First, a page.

The Southwestern Historical Quarterly, Volume 76, July 1972 - April, 1973 Page: 491
medical care, subjects on which soldiers can unite in any war. Yet it is
hard to see in retrospect how the army could have improved either of
these more rapidly.
This book is well written, resting on prodigious research in both offi-
cial and private sources. Cosmas tells an interesting story well: one es-
pecially important to students of the military, and of civil-military
relations. His information and judgments apply as well to American
diplomacy and politics.
University of Oklahoma H. WAYNE MORGAN
The Mallorys of Mystic: Six Generations in American Maritime Enter-
prise. By James P. Baughman. (Middletown: Wesleyan University
Press, 1972. Pp. xvii+496. Illustrations, notes, tables and figures,
appendix, bibliography, index. $17.50.)
The Mallory family of Mystic, Connecticut, and New York City offers
a unique opportunity to observe the changing fortunes and technology
of the American maritime industry. From 1760 to 1941 six generations
of Mallorys were involved in nearly every aspect of seafaring. Their
commitment to the sea and their maritime entrepreneurship was based
upon a family tradition which involved considerable financial risk as
well as a keen sense of adventure. James P. Baughman uses the Mallory
experience as a case study, and through this collective business biogra-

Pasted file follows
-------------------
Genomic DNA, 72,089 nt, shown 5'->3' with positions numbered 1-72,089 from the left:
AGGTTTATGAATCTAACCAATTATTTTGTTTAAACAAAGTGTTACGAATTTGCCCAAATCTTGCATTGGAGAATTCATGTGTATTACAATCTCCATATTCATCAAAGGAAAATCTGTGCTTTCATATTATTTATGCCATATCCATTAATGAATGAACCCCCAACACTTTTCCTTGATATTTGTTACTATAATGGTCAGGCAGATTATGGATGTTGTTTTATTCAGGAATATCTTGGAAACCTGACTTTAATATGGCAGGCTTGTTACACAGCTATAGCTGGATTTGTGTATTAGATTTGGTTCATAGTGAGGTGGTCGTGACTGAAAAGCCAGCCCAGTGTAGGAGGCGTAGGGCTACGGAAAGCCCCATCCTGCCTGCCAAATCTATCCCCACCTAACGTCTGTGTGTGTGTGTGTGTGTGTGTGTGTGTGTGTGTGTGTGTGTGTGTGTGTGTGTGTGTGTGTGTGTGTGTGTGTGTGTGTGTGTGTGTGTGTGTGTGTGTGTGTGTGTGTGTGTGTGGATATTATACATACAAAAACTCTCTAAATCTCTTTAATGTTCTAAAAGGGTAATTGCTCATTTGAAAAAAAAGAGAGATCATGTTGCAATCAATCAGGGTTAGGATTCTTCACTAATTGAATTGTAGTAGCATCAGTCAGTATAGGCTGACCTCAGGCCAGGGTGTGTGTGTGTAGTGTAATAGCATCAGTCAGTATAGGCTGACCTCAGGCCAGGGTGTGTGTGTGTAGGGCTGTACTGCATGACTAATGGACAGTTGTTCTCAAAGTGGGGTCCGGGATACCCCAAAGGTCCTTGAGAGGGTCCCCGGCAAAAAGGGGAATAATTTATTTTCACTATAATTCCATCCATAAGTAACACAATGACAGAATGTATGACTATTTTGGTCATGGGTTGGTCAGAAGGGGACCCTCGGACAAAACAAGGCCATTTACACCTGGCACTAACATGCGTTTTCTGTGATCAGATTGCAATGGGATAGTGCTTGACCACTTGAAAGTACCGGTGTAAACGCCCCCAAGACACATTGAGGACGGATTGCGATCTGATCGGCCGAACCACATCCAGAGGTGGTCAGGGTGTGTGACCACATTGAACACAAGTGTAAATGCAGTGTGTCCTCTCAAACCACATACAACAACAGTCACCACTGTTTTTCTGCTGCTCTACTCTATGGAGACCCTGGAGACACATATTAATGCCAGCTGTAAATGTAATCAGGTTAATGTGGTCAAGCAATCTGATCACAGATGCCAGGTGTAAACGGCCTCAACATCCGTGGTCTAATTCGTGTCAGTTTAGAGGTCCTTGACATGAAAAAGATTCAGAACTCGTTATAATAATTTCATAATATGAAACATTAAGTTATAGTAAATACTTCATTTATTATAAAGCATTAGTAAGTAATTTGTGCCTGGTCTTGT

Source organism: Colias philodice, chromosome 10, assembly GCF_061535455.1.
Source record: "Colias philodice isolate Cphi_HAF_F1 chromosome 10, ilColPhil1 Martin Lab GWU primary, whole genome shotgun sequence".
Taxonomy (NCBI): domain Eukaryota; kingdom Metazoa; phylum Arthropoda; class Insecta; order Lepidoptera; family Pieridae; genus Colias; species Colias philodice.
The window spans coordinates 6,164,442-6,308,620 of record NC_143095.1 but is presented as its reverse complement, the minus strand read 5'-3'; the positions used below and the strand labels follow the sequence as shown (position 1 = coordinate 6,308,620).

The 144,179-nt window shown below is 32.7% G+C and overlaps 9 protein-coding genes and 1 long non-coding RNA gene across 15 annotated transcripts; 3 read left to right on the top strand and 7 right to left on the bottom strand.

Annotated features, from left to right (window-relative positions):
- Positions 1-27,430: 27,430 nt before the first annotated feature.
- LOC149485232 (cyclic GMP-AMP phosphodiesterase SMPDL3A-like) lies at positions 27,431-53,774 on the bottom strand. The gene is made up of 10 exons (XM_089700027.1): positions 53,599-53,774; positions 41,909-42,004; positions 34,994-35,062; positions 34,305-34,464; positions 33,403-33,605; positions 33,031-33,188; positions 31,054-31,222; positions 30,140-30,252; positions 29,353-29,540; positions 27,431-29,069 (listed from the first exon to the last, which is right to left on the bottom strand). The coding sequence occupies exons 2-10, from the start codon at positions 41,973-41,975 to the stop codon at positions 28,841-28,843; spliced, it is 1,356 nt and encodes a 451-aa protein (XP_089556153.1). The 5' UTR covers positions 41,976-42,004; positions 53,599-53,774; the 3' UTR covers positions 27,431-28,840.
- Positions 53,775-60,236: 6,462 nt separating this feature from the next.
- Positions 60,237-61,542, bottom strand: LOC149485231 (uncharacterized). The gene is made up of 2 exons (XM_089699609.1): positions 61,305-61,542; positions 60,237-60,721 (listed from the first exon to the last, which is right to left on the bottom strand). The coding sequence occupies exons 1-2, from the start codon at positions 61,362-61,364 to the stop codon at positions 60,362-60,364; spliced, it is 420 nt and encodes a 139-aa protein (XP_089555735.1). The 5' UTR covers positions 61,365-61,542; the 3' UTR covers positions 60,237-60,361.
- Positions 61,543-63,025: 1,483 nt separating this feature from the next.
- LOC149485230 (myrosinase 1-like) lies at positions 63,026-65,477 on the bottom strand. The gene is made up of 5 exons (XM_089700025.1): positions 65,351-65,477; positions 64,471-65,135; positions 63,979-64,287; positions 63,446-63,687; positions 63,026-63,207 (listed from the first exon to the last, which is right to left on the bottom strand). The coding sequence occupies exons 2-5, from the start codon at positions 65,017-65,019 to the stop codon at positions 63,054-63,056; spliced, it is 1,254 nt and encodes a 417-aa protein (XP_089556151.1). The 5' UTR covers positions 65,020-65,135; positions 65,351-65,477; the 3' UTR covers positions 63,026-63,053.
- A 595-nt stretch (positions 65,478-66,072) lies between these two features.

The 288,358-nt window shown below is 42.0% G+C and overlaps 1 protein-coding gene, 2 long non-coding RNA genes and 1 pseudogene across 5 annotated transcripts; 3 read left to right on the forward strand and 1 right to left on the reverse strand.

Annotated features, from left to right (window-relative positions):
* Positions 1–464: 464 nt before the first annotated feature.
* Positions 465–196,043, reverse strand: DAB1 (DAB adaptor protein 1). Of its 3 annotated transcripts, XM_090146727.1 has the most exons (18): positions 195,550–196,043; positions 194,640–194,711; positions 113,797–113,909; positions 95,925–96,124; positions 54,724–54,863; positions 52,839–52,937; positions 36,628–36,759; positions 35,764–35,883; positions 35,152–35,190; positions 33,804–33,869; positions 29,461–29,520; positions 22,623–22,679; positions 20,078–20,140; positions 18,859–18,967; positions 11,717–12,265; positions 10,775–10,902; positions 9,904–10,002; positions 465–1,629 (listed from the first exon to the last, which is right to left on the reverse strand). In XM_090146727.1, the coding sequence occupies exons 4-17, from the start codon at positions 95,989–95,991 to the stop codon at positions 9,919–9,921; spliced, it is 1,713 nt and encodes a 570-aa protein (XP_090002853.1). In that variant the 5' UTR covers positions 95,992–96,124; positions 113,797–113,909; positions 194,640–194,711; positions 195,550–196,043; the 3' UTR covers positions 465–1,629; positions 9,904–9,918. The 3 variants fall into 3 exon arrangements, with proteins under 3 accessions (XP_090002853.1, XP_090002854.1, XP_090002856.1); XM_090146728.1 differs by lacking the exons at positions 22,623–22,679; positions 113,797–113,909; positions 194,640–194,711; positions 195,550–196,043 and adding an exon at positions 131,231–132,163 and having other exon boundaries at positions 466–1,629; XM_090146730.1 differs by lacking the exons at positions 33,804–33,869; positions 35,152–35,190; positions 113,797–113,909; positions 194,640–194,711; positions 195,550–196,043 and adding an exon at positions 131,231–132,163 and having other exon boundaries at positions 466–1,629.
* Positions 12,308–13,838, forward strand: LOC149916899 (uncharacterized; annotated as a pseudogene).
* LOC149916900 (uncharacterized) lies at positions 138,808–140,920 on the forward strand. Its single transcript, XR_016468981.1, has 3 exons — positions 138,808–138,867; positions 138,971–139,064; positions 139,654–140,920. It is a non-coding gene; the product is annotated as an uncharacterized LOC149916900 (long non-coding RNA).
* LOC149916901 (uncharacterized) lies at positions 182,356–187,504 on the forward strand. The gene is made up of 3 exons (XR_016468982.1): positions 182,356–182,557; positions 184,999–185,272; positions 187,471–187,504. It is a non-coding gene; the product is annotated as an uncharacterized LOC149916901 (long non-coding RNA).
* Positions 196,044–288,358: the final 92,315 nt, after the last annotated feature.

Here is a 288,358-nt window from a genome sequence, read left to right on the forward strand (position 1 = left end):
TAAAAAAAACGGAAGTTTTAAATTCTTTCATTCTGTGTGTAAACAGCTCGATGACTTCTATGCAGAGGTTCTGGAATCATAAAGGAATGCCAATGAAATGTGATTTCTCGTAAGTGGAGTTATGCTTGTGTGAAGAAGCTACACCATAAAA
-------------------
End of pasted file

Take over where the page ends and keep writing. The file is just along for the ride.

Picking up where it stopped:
phy provides considerable insight into the maritime industry.
Baughman brings to life the leading figures of a family which refused
to abandon the sea. The founder of the family, David Malary (the origi-
nal spelling), was a derring-do privateer in the American Revolution.
Charles Mallory (1796-1882) made Mystic his home, and in turn be-
came a sailmaker, whaler, shipbuilder, salvage man, and banker. His
son, Charles Henry Mallory (1818-1890), led the family through the
transition from sailing ship to steam, and established Mallory line serv-
ice from New York to Texas. Henry Rogers Mallory (1848-1919) com-
peted with Charles Morgan for the Texas cotton trade, and through his
connections with the Sealy family of Galveston, established an alliance
with several Texas railroads, first against Morgan and then against
Collis P. Huntington and the Southern Pacific. Clifford Day Mallory,
Sr., (1881-1941) and his son, Clifford, Jr., (1916- ), brought the
family into the maritime realities of the twentieth century with fleets of
tramps and tankers.
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Texas State Historical Association. The Southwestern Historical Quarterly, Volume 76, July 1972 - April, 1973, periodical, 1973; Austin, Texas. (texashistory.unt.edu/ark:/67531/metapth101202/m1/547/ocr/: accessed January 23, 2017), University of North Texas Libraries, The Portal to Texas History, texashistory.unt.edu; crediting Texas State Historical Association.